An automated nucleic acid extraction procedure with magnetic particles originally designed for isolation of deoxyribonucleic acid (DNA) and ribonucleic acid (RNA) from animal tissues was tested for plant material. We isolated genomic DNA and total RNA from taxonomically diverse plant species representing conifers (Scots pine), broad-leaved trees (silver birch and hybrid aspen), dwarf shrubs (bilberry), and both monocotyledonous (regal lily) and dicotyledonous (Saint John's wort, round-leaved sundew, and tobacco) herbaceous plants. Buffers developed for DNA extraction were successfully used in addition to manufacturer's extraction kits. The quality of RNA was appropriate for many applications, but the quality of DNA was not always sufficient for polymerase chain reaction (PCR) amplification. However, we could strikingly improve the quality by eliminating the adherent compounds during the extraction or later in the PCR phase. Our results show that the use of the procedure could be extended to diverse plant species. This procedure is especially suitable for small sample sizes and for simultaneous processing of many samples enabling large-scale plant applications in population genetics, or in the screening of putative transgenic plants.
PubMed ID
15247494 View in PubMed
Less detail

Fast high-performance liquid chromatographic analysis of naphthodianthrones and phloroglucinols from Hypericum perforatum extracts.

https://arctichealth.org/en/permalink/ahliterature45883
Source
Phytochem Anal. 2003 Sep-Oct;14(5):306-9
Publication Type
Article
Author
Ari Tolonen
Anja Hohtola
Jorma Jalonen
Author Affiliation
Department of Chemistry, University of Oulu, PO Box 3000, 90014 Oulu, Finland. ari.tolonen@oulu.fi
Source
Phytochem Anal. 2003 Sep-Oct;14(5):306-9
Language
English
Publication Type
Article
Keywords
Bicyclo Compounds
Chromatography, High Pressure Liquid - methods
Hypericum - chemistry
Molecular Structure
Naphthoquinones - analysis
Perylene - analogs & derivatives - analysis
Phloroglucinol - analysis
Plant Extracts - chemistry
Research Support, Non-U.S. Gov't
Spectrum Analysis
Terpenes - analysis
Abstract
Hypericum perforatum L. (St. John's Wort) has been used in modern medicine for treatments of depression and neuralgic disorders. An HPLC method with photodiode array detection for the rapid determination of the major active compounds, naphthodianthrones and phloroglucinols, has been developed. The method permits the determination of hypericin, protohypericin, pseudohypericin, protopseudohypericin, hyperforin and adhyperforin in an extract in less than 5 min. Good linearity over the range 0.5-200 microg/mL for hyperforin and 0.02-100 microg/mL for hypericin was observed. Intra-assay accuracy and precision varied from 0.1 to 17% within these ranges. Lower levels of quantitative determination were 2 microg/mL for hyperforin and 0.5 microg/mL for hypericin, while detection limits were 0.1 and 0.02 microg/mL, respectively.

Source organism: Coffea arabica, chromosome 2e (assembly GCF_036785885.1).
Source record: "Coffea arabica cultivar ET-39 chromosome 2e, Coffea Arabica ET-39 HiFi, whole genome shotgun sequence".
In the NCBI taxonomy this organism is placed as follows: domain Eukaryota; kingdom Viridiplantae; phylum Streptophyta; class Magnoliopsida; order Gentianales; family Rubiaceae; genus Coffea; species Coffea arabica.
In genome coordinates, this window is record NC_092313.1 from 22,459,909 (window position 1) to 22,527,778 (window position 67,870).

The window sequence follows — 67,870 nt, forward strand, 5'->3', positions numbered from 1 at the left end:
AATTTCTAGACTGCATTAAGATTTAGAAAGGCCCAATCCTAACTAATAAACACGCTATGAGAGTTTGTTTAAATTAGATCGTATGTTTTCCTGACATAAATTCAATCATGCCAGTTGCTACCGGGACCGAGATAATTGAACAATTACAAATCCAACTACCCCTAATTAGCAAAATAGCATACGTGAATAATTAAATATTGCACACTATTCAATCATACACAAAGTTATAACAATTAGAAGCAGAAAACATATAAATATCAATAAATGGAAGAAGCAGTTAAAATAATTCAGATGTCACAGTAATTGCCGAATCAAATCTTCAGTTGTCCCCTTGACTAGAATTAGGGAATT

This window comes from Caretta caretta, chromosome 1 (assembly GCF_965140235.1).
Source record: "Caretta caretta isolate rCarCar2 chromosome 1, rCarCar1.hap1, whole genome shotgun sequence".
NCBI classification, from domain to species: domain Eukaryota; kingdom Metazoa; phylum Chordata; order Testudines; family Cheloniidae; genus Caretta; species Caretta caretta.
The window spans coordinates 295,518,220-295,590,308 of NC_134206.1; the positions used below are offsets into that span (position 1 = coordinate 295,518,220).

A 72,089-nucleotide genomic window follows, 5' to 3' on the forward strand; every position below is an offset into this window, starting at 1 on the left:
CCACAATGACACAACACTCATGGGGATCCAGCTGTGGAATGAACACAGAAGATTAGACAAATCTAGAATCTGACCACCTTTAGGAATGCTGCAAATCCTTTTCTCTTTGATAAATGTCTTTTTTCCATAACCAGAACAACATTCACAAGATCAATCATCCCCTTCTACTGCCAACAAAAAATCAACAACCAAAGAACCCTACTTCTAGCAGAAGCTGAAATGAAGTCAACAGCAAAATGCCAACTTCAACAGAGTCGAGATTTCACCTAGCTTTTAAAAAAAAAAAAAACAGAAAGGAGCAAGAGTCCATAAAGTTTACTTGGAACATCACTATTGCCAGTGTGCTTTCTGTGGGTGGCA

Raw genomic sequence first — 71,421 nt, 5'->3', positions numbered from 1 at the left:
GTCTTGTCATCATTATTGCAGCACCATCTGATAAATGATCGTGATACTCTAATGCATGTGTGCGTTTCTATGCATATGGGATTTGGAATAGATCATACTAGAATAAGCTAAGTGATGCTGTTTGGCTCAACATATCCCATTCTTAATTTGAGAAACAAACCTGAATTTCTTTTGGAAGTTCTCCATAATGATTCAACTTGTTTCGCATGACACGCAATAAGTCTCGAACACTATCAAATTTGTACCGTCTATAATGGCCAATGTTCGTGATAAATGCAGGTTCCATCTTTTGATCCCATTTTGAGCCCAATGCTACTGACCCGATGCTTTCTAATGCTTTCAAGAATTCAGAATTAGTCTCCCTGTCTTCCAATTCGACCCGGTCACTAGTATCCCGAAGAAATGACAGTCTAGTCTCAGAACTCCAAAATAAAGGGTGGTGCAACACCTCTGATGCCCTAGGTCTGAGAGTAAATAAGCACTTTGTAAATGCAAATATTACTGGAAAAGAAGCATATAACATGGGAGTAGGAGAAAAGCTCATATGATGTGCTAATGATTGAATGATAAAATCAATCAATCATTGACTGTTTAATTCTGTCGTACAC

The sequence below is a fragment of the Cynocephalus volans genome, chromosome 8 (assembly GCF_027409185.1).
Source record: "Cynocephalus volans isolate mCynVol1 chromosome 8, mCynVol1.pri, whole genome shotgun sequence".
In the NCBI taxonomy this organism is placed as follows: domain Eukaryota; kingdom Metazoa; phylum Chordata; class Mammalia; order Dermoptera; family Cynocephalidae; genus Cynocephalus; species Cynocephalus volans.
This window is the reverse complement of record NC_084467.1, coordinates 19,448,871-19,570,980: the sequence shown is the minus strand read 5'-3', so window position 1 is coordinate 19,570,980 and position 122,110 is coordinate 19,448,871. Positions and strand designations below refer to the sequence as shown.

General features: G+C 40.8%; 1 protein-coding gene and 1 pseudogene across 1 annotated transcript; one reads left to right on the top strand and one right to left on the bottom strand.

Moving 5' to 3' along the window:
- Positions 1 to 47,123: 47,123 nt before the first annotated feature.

PubMed ID
14516003 View in PubMed
Less detail

LC/MS/MS identification of glycosides produced by biotransformation of cinnamyl alcohol in Rhodiola rosea compact callus aggregates.

https://arctichealth.org/en/permalink/ahliterature9381
Source
Biomed Chromatogr. 2004 Oct;18(8):550-8
Publication Type
Article
Date
Oct-2004
Author
Ari Tolonen
Zsuzsanna György
Jorma Jalonen
Peter Neubauer
Anja Hohtola
Author Affiliation
Department of Chemistry, University of Oulu, PO Box 3000, 90014 Oulu, Finland. ari.tolonen@oulu.fi
Source
Biomed Chromatogr. 2004 Oct;18(8):550-8
Date
Oct-2004
Language
English
Publication Type
Article
Keywords
Biotransformation
Chromatography, Liquid - methods
Glycosides - analysis - biosynthesis
Propanols - metabolism
Resins, Plant - analysis - metabolism
Rhodiola - metabolism
Spectrometry, Mass, Electrospray Ionization
Spectrum Analysis, Mass - methods
Abstract
Cinnamyl alcohol was added to the media of compact callus aggregates (CCA) of Rhodiola rosea for stimulating the production of cinnamyl glycosides. The biotransformation reaction produced high amounts of rosin, while only a very low amount of rosavin was produced. As the consumption rate of cinnamyl alcohol was much higher than production of rosin, the aqueous methanol extracts of compact callus aggregates were studied by liquid chromatography-mass spectrometric methods and four new unexpected biotransformation products of cinnamyl alcohol were identified.
PubMed ID
15386517 View in PubMed
Less detail

Phenylpropanoid glycosides from Rhodiola rosea.

https://arctichealth.org/en/permalink/ahliterature69174
Source
Chem Pharm Bull (Tokyo). 2003 Apr;51(4):467-70
Publication Type
Article
Date
Apr-2003
Author
Ari Tolonen
Minna Pakonen
Anja Hohtola
Jorma Jalonen
Author Affiliation
Department of Chemistry, University of Oulu, Finland. ari.tolonen@oulu.fi
Source
Chem Pharm Bull (Tokyo). 2003 Apr;51(4):467-70
Date
Apr-2003
Language
English
Publication Type
Article
Keywords
Glycosides - chemistry - isolation & purification
Phenylpropionates - chemistry - isolation & purification
Plant Extracts - chemistry - isolation & purification
Plant Roots
Research Support, Non-U.S. Gov't
Rhodiola
Abstract
Rhodiola rosea L. (Golden Root) has been used for a long time as an adaptogen in Chinese traditional medicine and is reported to have many pharmacological properties. Along its known secondary metabolites tyrosol (1), salidroside (rhodioloside) (2), rosin (3), rosarin (4), rosavin (5), sachaliside 1 (6) and 4-methoxy-cinnamyl-O-beta-D-glucopyranoside (7), four compounds were isolated from aqueous methanol extract of the plant and identified as cinnamyl-(6'-O-beta-xylopyranosyl)-O-beta-glucopyranoside (8), 4-methoxy-cinnamyl-(6'-O-alpha-arabinopyranosyl)-O-beta-glucopyranoside (9), picein (10) and benzyl-O-beta-glucopyranoside (11) by UV, MS and NMR methods. Compounds 8 and 9 are new natural compounds whereas compounds 10 and 11 were isolated first time from R. rosea. Also the compounds 6 and 7 are isolated earlier only from the callus cultures of the plant but not from the differentiated plant.
PubMed ID
12673010 View in PubMed
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8 records – page 1 of 1.